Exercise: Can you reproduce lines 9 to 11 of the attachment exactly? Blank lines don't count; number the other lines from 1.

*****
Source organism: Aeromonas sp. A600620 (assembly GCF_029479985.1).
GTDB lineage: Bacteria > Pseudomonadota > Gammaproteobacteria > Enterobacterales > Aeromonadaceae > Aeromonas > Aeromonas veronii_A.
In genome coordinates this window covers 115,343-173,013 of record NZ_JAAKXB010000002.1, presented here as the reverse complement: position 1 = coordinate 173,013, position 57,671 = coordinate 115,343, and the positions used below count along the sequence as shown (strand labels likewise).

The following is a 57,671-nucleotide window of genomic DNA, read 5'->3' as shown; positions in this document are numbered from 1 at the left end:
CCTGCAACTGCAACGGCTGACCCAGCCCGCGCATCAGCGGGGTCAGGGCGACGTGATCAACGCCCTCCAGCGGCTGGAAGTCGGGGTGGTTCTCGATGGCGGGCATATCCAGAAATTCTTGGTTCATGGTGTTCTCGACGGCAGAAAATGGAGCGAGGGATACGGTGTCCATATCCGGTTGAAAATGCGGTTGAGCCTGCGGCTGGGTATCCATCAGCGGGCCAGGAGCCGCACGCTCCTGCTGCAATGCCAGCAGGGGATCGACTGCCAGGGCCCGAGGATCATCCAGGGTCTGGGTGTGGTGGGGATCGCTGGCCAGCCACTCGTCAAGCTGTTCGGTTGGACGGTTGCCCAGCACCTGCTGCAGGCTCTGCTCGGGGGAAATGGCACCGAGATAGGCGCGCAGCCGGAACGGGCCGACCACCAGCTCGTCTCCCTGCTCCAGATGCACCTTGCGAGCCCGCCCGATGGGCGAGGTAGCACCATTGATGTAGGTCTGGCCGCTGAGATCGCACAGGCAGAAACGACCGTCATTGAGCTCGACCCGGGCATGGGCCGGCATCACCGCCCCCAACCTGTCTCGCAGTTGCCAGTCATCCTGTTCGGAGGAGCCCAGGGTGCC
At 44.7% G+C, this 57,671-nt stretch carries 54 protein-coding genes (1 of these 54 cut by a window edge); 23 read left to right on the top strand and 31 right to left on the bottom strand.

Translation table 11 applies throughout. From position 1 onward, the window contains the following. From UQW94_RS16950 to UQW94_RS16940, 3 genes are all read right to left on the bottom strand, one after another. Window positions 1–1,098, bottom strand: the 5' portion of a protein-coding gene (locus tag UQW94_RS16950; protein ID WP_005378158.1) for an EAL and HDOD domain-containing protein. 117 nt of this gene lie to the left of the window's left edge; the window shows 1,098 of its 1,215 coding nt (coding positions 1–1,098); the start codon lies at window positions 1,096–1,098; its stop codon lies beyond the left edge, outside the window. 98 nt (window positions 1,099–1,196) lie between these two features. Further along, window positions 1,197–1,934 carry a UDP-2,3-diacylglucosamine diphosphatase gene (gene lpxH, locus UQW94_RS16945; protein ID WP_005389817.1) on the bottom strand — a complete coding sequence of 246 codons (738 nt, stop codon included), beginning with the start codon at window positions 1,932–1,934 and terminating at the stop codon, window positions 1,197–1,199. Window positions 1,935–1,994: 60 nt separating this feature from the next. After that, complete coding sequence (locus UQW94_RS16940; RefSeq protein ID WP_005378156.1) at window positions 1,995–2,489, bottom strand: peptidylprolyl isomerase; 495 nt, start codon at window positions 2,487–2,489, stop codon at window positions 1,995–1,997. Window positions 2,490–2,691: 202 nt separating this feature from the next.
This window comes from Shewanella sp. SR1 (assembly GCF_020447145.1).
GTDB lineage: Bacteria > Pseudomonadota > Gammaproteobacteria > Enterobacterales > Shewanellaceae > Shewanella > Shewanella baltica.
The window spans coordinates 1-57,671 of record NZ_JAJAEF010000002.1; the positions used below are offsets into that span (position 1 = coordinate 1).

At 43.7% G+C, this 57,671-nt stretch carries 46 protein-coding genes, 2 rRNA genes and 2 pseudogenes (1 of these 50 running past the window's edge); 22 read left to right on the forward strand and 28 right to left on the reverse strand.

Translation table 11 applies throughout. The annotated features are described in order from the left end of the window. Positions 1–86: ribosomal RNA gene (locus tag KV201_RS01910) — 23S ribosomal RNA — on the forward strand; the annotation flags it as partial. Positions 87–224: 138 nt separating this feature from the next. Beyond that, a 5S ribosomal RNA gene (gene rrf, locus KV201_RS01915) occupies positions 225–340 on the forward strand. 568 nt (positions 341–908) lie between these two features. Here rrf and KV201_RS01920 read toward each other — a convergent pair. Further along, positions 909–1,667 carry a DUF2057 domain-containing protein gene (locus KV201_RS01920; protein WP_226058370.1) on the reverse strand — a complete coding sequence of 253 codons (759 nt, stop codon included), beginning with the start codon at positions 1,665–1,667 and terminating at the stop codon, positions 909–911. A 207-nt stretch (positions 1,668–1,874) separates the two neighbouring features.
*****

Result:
GTDB lineage: Bacteria > Pseudomonadota > Gammaproteobacteria > Enterobacterales > Shewanellaceae > Shewanella > Shewanella baltica.
The window spans coordinates 1-57,671 of record NZ_JAJAEF010000002.1; the positions used below are offsets into that span (position 1 = coordinate 1).

At 43.7% G+C, this 57,671-nt stretch carries 46 protein-coding genes, 2 rRNA genes and 2 pseudogenes (1 of these 50 running past the window's edge); 22 read left to right on the forward strand and 28 right to left on the reverse strand.